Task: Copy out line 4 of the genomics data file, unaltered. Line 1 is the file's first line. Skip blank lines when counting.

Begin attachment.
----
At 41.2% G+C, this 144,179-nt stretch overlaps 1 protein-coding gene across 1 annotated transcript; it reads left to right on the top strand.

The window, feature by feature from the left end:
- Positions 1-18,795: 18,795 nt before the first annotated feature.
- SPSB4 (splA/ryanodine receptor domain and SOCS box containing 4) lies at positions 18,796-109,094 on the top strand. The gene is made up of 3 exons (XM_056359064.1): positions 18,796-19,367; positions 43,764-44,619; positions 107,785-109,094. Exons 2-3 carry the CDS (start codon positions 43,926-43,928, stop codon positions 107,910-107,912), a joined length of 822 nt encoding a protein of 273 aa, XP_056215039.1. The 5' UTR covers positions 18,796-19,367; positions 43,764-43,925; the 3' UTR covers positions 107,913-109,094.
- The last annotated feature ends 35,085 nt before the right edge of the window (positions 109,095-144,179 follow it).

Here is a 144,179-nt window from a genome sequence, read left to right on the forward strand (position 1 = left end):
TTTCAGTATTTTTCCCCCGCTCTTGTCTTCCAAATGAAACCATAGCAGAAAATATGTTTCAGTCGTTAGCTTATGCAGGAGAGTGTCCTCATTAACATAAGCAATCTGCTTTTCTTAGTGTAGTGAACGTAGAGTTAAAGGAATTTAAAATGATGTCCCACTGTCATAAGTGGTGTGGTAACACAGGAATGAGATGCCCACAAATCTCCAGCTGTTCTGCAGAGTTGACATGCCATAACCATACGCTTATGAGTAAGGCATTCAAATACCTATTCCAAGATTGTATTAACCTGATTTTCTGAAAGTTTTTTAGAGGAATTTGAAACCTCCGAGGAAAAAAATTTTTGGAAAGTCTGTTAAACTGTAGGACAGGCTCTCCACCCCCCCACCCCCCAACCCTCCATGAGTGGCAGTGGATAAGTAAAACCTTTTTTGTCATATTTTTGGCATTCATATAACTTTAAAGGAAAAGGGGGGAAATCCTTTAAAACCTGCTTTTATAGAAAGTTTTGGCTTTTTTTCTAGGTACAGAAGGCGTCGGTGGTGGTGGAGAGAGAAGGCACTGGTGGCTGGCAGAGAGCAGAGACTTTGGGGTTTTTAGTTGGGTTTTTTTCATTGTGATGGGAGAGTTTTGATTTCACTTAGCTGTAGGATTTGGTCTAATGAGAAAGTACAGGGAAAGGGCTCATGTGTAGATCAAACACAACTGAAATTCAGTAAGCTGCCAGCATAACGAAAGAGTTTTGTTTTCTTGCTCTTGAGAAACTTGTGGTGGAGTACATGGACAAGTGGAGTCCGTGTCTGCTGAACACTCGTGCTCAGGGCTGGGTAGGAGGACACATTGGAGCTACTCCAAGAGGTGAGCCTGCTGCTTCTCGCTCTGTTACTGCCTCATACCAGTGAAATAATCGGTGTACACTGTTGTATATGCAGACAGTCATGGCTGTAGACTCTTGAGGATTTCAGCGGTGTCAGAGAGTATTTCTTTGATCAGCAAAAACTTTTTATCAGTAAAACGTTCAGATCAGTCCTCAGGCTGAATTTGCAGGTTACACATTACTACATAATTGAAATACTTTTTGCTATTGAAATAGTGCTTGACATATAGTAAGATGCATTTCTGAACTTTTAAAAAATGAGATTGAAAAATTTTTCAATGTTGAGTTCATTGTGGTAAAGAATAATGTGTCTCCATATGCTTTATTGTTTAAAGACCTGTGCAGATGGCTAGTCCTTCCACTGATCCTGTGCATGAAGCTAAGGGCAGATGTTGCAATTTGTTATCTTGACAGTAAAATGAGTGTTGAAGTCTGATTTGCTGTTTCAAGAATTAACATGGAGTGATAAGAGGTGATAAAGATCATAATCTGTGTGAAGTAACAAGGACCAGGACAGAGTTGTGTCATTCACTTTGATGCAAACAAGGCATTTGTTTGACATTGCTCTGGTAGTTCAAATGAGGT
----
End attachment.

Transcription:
- SPSB4 (splA/ryanodine receptor domain and SOCS box containing 4) lies at positions 18,796-109,094 on the top strand. The gene is made up of 3 exons (XM_056359064.1): positions 18,796-19,367; positions 43,764-44,619; positions 107,785-109,094. Exons 2-3 carry the CDS (start codon positions 43,926-43,928, stop codon positions 107,910-107,912), a joined length of 822 nt encoding a protein of 273 aa, XP_056215039.1. The 5' UTR covers positions 18,796-19,367; positions 43,764-43,925; the 3' UTR covers positions 107,913-109,094.